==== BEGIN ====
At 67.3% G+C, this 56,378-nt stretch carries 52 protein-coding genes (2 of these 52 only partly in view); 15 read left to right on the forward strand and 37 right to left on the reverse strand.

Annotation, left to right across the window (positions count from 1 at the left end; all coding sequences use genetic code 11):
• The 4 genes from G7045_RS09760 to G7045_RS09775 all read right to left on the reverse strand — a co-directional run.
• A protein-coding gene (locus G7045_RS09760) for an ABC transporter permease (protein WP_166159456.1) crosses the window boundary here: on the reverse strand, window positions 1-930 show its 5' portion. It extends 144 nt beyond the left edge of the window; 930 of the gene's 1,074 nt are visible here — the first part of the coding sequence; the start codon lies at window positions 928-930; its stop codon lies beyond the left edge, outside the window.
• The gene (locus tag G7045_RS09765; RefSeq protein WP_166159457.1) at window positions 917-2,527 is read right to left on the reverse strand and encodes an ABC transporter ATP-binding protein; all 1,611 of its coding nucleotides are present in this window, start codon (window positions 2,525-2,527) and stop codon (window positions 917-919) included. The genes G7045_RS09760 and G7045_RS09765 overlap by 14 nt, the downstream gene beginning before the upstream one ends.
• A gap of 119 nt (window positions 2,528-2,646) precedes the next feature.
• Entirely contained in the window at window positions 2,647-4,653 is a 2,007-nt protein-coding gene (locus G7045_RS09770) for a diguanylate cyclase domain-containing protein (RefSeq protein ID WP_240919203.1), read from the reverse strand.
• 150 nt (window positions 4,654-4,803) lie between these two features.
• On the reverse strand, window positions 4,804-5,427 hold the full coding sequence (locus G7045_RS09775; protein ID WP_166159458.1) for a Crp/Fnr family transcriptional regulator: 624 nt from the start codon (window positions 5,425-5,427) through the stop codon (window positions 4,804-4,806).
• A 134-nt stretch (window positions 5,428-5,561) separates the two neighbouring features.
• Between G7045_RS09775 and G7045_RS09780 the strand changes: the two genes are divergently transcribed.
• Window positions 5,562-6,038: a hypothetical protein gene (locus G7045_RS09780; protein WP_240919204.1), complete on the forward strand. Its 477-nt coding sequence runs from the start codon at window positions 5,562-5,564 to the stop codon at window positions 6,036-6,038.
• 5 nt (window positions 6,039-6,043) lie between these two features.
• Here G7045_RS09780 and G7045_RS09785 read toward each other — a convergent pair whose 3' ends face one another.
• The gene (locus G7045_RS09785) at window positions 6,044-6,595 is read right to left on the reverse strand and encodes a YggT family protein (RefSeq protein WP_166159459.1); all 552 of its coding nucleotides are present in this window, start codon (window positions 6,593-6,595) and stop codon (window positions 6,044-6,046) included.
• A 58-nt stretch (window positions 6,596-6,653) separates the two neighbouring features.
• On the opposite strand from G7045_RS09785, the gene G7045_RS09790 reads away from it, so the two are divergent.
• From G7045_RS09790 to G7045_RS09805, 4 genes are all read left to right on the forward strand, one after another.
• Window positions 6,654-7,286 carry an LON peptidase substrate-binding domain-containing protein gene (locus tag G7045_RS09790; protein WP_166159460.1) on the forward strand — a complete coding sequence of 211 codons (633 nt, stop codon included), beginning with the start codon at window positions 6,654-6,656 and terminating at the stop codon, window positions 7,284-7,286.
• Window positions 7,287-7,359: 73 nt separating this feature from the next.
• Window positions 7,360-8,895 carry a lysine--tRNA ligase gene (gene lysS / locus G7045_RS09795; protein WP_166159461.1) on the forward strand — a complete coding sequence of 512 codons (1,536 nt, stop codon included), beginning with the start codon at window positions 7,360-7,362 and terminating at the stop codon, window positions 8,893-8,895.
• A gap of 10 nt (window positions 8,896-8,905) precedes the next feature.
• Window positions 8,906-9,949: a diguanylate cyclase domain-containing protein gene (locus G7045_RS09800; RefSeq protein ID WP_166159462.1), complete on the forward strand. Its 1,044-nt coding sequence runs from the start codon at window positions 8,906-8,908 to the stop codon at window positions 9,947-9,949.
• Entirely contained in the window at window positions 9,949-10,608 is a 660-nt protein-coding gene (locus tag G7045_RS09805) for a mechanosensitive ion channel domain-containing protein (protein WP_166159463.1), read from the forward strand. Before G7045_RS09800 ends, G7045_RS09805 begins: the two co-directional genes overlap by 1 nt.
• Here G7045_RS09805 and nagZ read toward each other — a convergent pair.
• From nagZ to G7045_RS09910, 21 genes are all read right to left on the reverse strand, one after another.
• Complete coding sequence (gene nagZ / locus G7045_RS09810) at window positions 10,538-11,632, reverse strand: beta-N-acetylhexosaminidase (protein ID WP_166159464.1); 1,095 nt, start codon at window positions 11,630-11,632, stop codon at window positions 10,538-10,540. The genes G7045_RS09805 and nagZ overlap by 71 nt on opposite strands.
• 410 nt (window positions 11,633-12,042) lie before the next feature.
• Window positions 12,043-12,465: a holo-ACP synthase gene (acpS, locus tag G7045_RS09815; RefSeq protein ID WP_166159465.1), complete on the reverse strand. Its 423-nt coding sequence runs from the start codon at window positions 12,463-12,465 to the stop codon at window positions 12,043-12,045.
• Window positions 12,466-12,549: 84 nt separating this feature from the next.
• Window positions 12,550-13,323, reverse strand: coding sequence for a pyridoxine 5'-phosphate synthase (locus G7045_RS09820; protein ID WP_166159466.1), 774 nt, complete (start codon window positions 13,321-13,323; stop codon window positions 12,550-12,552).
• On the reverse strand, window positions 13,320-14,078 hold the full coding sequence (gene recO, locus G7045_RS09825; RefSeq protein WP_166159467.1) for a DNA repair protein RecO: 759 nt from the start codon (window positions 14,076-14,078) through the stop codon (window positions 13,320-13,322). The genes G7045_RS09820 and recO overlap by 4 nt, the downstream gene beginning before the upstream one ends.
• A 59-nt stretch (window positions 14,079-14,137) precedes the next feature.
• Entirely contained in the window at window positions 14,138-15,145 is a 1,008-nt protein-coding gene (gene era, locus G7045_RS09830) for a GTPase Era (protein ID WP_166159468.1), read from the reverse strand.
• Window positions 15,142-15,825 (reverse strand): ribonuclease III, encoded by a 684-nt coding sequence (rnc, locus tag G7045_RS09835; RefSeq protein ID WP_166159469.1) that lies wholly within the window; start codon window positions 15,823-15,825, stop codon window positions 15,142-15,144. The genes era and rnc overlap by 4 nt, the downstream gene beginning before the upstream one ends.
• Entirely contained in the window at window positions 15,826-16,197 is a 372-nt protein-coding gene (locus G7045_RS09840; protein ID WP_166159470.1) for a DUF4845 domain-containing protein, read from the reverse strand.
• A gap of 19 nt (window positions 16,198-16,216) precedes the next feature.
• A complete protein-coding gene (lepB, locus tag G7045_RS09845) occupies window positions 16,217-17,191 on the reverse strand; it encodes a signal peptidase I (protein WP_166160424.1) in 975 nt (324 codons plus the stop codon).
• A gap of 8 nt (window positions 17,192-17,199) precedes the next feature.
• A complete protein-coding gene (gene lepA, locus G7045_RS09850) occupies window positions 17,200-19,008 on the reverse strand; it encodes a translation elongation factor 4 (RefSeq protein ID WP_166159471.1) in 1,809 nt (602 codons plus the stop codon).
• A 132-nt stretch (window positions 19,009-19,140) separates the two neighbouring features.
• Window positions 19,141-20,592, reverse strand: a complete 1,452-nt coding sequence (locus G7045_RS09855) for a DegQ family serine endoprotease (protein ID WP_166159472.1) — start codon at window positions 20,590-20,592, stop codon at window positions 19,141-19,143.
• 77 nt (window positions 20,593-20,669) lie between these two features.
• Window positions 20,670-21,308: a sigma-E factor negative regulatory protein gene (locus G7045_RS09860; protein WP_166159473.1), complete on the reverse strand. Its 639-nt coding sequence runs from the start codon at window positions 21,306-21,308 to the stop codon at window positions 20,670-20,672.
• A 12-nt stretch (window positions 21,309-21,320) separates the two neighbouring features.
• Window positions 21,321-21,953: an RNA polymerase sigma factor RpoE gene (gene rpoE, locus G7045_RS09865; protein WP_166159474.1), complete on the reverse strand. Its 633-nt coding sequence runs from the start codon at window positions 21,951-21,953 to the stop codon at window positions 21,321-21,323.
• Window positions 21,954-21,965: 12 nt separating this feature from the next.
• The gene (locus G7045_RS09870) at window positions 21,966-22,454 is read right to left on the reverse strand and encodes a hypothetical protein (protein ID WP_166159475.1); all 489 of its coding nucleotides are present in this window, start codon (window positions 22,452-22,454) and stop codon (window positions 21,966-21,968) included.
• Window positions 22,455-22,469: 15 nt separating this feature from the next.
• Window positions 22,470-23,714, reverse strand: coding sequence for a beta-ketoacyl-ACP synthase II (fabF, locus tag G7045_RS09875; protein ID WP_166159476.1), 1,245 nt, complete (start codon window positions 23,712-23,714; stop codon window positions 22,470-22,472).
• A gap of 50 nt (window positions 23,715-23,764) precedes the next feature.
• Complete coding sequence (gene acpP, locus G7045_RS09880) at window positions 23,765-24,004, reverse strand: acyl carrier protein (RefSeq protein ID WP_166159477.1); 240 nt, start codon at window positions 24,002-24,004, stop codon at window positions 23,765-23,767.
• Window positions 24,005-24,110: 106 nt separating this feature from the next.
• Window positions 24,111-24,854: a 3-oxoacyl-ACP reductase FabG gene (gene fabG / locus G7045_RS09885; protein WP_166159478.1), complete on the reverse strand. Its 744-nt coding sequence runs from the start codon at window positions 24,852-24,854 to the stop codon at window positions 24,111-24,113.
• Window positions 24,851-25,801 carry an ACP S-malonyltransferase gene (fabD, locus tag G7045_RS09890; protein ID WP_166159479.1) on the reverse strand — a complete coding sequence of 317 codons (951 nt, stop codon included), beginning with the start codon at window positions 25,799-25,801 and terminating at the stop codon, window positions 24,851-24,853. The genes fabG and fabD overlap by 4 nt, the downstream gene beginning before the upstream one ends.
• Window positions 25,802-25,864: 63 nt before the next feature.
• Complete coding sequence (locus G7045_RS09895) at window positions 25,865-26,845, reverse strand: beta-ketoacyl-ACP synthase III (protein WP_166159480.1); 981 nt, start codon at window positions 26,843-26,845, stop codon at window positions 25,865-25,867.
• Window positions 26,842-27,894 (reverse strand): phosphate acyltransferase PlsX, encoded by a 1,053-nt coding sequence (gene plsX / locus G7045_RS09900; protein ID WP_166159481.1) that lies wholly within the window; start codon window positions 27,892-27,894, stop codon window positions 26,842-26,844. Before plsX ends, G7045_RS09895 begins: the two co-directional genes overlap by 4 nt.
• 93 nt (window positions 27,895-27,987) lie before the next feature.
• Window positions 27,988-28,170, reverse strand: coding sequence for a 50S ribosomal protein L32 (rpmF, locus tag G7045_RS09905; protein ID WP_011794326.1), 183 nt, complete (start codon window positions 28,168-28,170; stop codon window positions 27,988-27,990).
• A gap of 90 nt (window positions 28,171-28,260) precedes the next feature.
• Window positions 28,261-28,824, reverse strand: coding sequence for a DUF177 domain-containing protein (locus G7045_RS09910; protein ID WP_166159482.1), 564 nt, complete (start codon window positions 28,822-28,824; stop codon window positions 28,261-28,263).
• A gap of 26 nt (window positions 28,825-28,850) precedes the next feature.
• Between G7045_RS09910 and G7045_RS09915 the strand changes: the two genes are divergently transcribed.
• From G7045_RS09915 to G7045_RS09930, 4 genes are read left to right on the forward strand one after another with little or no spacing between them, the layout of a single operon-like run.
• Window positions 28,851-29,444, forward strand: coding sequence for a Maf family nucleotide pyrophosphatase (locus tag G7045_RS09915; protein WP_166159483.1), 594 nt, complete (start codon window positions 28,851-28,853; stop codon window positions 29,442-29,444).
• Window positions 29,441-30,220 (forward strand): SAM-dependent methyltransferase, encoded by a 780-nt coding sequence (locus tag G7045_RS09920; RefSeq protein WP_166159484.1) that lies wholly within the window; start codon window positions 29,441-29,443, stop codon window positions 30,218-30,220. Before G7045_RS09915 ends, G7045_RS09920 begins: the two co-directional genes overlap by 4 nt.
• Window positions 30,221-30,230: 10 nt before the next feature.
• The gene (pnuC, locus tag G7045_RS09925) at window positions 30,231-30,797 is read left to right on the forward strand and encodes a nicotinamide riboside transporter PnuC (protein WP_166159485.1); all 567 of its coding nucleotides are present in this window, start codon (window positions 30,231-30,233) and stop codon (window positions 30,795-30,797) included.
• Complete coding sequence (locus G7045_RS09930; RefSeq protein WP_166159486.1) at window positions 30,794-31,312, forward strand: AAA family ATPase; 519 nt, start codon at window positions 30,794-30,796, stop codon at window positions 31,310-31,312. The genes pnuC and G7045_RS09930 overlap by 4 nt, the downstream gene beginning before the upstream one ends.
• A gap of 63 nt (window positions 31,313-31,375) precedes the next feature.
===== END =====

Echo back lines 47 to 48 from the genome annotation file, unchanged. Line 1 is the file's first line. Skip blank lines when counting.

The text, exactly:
• Window positions 21,954-21,965: 12 nt separating this feature from the next.
• The gene (locus G7045_RS09870) at window positions 21,966-22,454 is read right to left on the reverse strand and encodes a hypothetical protein (protein ID WP_166159475.1); all 489 of its coding nucleotides are present in this window, start codon (window positions 22,452-22,454) and stop codon (window positions 21,966-21,968) included.